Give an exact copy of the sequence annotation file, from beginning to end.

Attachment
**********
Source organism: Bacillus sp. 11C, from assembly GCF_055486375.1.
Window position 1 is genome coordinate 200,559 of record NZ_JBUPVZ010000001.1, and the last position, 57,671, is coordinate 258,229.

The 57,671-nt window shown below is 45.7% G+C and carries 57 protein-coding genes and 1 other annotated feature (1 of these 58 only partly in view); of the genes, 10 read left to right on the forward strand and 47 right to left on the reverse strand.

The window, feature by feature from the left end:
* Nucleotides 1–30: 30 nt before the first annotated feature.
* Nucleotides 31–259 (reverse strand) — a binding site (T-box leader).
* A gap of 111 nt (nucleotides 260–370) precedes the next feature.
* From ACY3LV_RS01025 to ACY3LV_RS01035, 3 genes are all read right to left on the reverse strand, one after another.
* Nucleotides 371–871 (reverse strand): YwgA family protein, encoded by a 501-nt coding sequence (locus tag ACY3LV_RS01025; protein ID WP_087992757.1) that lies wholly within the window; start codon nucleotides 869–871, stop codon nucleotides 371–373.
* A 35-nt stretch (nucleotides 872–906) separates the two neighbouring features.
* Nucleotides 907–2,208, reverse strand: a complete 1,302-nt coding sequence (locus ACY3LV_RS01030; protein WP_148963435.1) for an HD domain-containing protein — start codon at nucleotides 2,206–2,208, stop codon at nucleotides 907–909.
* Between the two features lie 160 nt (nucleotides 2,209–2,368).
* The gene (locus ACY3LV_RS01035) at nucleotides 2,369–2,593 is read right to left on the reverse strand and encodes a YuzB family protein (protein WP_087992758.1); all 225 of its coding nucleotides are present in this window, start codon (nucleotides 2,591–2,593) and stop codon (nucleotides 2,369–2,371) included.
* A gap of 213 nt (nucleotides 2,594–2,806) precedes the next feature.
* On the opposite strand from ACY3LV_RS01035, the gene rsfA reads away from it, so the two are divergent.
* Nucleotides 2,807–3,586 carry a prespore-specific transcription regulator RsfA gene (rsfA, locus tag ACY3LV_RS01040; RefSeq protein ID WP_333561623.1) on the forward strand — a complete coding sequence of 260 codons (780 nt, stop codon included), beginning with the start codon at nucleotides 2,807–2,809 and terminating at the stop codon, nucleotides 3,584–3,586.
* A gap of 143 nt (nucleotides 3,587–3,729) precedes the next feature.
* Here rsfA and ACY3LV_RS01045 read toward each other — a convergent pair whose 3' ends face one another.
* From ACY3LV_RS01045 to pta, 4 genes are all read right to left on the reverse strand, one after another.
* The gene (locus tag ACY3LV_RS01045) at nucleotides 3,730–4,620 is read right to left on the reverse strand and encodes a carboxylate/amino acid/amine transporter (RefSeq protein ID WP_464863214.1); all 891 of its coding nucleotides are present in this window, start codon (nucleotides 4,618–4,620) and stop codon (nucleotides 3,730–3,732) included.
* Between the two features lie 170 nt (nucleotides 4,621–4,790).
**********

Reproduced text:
Source organism: Bacillus sp. 11C, from assembly GCF_055486375.1.
Window position 1 is genome coordinate 200,559 of record NZ_JBUPVZ010000001.1, and the last position, 57,671, is coordinate 258,229.

The 57,671-nt window shown below is 45.7% G+C and carries 57 protein-coding genes and 1 other annotated feature (1 of these 58 only partly in view); of the genes, 10 read left to right on the forward strand and 47 right to left on the reverse strand.

The window, feature by feature from the left end:
* Nucleotides 1–30: 30 nt before the first annotated feature.
* Nucleotides 31–259 (reverse strand) — a binding site (T-box leader).
* A gap of 111 nt (nucleotides 260–370) precedes the next feature.
* From ACY3LV_RS01025 to ACY3LV_RS01035, 3 genes are all read right to left on the reverse strand, one after another.
* Nucleotides 371–871 (reverse strand): YwgA family protein, encoded by a 501-nt coding sequence (locus tag ACY3LV_RS01025; protein ID WP_087992757.1) that lies wholly within the window; start codon nucleotides 869–871, stop codon nucleotides 371–373.
* A 35-nt stretch (nucleotides 872–906) separates the two neighbouring features.
* Nucleotides 907–2,208, reverse strand: a complete 1,302-nt coding sequence (locus ACY3LV_RS01030; protein WP_148963435.1) for an HD domain-containing protein — start codon at nucleotides 2,206–2,208, stop codon at nucleotides 907–909.
* Between the two features lie 160 nt (nucleotides 2,209–2,368).
* The gene (locus ACY3LV_RS01035) at nucleotides 2,369–2,593 is read right to left on the reverse strand and encodes a YuzB family protein (protein WP_087992758.1); all 225 of its coding nucleotides are present in this window, start codon (nucleotides 2,591–2,593) and stop codon (nucleotides 2,369–2,371) included.
* A gap of 213 nt (nucleotides 2,594–2,806) precedes the next feature.
* On the opposite strand from ACY3LV_RS01035, the gene rsfA reads away from it, so the two are divergent.
* Nucleotides 2,807–3,586 carry a prespore-specific transcription regulator RsfA gene (rsfA, locus tag ACY3LV_RS01040; RefSeq protein ID WP_333561623.1) on the forward strand — a complete coding sequence of 260 codons (780 nt, stop codon included), beginning with the start codon at nucleotides 2,807–2,809 and terminating at the stop codon, nucleotides 3,584–3,586.
* A gap of 143 nt (nucleotides 3,587–3,729) precedes the next feature.
* Here rsfA and ACY3LV_RS01045 read toward each other — a convergent pair whose 3' ends face one another.
* From ACY3LV_RS01045 to pta, 4 genes are all read right to left on the reverse strand, one after another.
* The gene (locus tag ACY3LV_RS01045) at nucleotides 3,730–4,620 is read right to left on the reverse strand and encodes a carboxylate/amino acid/amine transporter (RefSeq protein ID WP_464863214.1); all 891 of its coding nucleotides are present in this window, start codon (nucleotides 4,618–4,620) and stop codon (nucleotides 3,730–3,732) included.
* Between the two features lie 170 nt (nucleotides 4,621–4,790).